Yala National Park is located in the south eastern region of Sri Lanka and extends over two provinces of Hambantota district of southern province and Monaragala district in Uva province. The entrance to the park is at Palatupana, 12km from Kirinda. The distance from Colombo to the entry point of Palatupana is 305 km. The second largest national park in Sri Lanka, Yala is situated in the Southeast part of the island in the dry, semi-arid climate region, bordering the Indian Ocean. The number of mammals recorded at Yala is as high as 44 while it also boasts of one of the highest leopard densities in the world. In the water courses of Yala, 21 fresh water fishes are found. None other than the majestic Sri Lankan elephant and the leopard, take pride of place at this amazing national park.
Today, of about 140 km2 in extent, is open for public viewing from 05:30 am to 06:30 pm after which you have to vacate the park, unless you have opted to stay in one of the camp sites or bungalows inside the park. The ideal time to explore this vast nature reserve would be during the break of dawn and the fall of dusk. Click here to book a Yala Safari Game drive.....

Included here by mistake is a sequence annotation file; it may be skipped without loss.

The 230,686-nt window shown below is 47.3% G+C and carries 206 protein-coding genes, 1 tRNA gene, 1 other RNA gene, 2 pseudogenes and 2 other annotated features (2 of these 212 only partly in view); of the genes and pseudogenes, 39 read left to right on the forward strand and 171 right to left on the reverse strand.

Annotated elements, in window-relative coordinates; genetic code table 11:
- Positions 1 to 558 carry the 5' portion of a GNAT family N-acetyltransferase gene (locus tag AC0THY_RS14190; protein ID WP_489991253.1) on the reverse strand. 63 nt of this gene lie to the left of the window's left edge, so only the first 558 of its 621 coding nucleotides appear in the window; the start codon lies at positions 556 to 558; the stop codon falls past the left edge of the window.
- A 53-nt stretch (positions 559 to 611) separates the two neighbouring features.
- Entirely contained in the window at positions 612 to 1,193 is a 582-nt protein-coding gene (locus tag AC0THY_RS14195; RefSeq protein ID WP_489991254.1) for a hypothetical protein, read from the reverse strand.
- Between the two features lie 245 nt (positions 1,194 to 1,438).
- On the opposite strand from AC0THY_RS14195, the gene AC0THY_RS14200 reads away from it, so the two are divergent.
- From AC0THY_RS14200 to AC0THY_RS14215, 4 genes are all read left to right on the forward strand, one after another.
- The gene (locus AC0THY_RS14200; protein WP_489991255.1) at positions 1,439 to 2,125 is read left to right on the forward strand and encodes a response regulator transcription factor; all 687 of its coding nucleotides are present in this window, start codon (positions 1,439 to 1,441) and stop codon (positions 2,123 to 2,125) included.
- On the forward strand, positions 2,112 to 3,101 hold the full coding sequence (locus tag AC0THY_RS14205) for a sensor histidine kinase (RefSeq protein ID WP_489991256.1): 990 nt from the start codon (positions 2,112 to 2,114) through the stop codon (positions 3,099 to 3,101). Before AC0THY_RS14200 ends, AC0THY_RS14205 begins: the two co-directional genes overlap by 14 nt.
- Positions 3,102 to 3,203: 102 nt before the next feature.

Is for the more adventurous as it involves several river crossings and a four wheel drive vehicle with all terrain driving capabilities to venture deep inside the wilderness, but you’ll also need backup vehicle to venture into Yala Block II, where you’ll encounter less disturbed wildlife but are very shy of noises and will beat a hasty retreat into the shades.
Yala is an ideal place to spot the “big four” of Sri Lankan wildlife, the elephants, the sloth bear, the illusive leopard and the wild buffalo, the unsung denizen of the park, if nothing else dangerous to the extreme. The roaming elephant herds can be easily seen during dry spells at the small scale reservoirs like Butuwe (derived from the word “Wana Butewa”) and Mahaseelawa while Uraniya is best known for its aquatic avifauna, wild buffalo, mugger or mash crocodile & salt water crocodiles. The black sloth bear is more difficult to spot as it’s more of a solitary animal of nocturnal habits and sightings tend to be a seasonal occurrence.
According to recent studies Yala is said to have the highest concentration (as high as 01 km2) of the elusive Sri Lankan leopard (Panthera pardus kotiya), “The Prince of Dusk”, the apex predator in Sri Lankan national parks and arguably the most versatile of all felines in adaptability on earth perhaps the most famous inhabitant of Yala. The Sri Lankan leopard is also known to be the biggest of the eight known species of leopards’ world over, with the possible exception of Amur leopards. The leopards are more elusive and primarily nocturnal in other countries, but are easier to spot in Sri Lanka than any other place in the world due to the lack of any other predators’ presence, to challenge its domain. Should you witness a kill on a leopard safari, quite often the prey is larger than the leopard, which really gives insight into how powerful these animals really are.